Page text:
California start-up claims fuel cell breakthrough

A California start-up company has claimed that its direct methanol fuel cell membrane will make the cells - envisaged as a future...

A California start-up company has claimed that its direct methanol fuel cell membrane will make the cells - envisaged as a future power source for mobile electronics devices - smaller, cheaper and lighter.

PolyFuel's development of a DMFC membrane comes as several of the world's largest electronics companies are developing fuel cells with a view to commercialising them in the next couple of years.

The membrane is a small piece of plastic, resembling cellophane wrap, which sits at the heart of the DMFC separating a mixture of methanol and water from a catalyst. The electrical potential across the membrane that is the key to power creation.

"Until now all of the manufacturers - and we've counted 35 organisations working on DMFCs - have been hampered because they have had to use a hydrogen fuel cell membrane that was developed 40 years ago. It has been the only one available for DMFC applications and they are very different technologies," said PolyFuel president and chief executive officer Jim Balcom.

The biggest problem developers have is stopping methanol crossing over the membrane, something that reduces overall efficiency of the fuel cell because fuel is wasted and it also results in generation of heat.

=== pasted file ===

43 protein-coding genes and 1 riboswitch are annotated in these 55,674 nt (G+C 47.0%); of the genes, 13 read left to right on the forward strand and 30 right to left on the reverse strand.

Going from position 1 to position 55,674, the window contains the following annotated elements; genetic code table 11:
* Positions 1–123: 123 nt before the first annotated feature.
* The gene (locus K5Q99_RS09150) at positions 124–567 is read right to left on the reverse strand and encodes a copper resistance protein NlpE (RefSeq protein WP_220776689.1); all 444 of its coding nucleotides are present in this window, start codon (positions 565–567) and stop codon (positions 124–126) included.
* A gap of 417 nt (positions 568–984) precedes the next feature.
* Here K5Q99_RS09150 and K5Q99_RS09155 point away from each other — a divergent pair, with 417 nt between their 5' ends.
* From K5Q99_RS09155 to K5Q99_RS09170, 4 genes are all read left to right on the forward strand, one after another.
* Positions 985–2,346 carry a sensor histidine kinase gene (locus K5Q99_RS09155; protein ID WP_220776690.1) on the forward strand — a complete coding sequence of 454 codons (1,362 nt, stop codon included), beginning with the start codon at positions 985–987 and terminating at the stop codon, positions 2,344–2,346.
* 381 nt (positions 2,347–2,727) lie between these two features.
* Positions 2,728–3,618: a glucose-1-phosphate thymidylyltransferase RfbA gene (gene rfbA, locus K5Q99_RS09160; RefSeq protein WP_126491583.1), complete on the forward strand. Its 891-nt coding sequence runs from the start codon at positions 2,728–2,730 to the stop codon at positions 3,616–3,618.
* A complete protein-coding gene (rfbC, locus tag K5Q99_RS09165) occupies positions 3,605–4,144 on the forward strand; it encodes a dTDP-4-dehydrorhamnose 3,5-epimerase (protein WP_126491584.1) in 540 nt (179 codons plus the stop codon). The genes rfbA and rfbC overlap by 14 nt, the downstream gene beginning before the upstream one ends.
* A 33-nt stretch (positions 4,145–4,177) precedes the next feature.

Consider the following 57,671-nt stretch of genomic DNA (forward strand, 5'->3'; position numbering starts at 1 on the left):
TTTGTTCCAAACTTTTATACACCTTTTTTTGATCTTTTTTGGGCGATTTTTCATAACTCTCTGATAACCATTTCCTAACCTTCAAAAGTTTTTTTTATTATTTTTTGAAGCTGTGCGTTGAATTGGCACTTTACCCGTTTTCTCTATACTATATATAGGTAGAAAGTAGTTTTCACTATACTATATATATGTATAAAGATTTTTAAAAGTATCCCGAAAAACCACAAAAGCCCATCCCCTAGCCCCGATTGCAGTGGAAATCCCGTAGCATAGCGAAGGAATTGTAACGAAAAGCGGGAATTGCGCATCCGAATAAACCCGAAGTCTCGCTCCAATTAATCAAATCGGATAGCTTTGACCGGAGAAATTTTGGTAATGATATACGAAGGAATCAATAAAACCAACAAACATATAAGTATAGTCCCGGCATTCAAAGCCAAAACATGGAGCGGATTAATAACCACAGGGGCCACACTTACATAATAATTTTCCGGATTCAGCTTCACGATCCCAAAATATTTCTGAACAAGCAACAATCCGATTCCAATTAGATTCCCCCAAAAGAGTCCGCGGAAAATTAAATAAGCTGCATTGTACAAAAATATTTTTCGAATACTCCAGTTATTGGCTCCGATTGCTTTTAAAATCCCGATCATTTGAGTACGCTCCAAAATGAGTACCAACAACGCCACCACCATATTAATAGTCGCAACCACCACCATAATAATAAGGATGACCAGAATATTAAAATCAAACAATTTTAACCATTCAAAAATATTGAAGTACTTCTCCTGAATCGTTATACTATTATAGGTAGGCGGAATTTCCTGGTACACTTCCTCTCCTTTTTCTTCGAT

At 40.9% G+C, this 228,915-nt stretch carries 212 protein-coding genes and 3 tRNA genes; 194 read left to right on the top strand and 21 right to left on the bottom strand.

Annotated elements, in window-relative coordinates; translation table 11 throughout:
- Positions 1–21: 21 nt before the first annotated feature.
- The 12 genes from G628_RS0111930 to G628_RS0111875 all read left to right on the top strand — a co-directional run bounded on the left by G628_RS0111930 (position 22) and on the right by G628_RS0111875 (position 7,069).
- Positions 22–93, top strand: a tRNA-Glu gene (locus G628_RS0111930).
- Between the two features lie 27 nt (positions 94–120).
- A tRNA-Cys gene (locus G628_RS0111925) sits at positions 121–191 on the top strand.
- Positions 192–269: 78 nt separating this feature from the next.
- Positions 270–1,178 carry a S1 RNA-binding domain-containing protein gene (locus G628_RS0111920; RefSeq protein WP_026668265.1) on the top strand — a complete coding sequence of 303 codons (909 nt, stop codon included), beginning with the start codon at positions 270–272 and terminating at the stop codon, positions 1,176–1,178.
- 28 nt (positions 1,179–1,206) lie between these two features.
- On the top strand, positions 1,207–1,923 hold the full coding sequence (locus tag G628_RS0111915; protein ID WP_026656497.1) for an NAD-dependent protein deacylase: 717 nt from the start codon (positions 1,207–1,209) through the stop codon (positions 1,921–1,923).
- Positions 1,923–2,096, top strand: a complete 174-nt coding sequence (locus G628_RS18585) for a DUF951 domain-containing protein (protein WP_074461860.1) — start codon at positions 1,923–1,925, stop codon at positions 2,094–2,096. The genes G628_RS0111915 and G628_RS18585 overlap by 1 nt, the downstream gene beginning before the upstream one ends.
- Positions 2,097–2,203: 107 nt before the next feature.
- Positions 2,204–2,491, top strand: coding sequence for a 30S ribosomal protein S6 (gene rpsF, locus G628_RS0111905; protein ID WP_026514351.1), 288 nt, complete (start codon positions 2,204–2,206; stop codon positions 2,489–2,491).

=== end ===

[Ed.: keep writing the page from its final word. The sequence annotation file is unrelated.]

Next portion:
To combat this problem researchers have kept methanol concentrations at around 10% although a higher concentration would be better, said Balcom.

PolyFuel's membrane allows for much higher concentrations - between 50% and 100% - and this should mean DMFCs can be made one-third smaller, lighter and less expensive, he claimed.

Increasing the methanol concentration has been the goal of several companies developing DMFCs for some time.

NEC, which plans to commercialise a DMFC for notebook computers this year, is using a methanol concentration of around 10% in its prototype, and Toshiba, which has shown a prototype battery charger based on DMFC technology, says it uses a concentration of between 3% and 6%.

Hitachi plans a DFMC for use in PDAs and said it hoped to raise methanol concentration from around 20% to 30% by the time the produce is commercialised in 2005.

PolyFuel's membrane is already in sample production and Balcom said initial feedback from the company's potential clients had been good so far. The company's production capacity in Silicon Valley is anticipated to be enough to handle customer demand though 2005 and further expansion will be based on demand, he added.

Martyn Williams writes for IDG News Service

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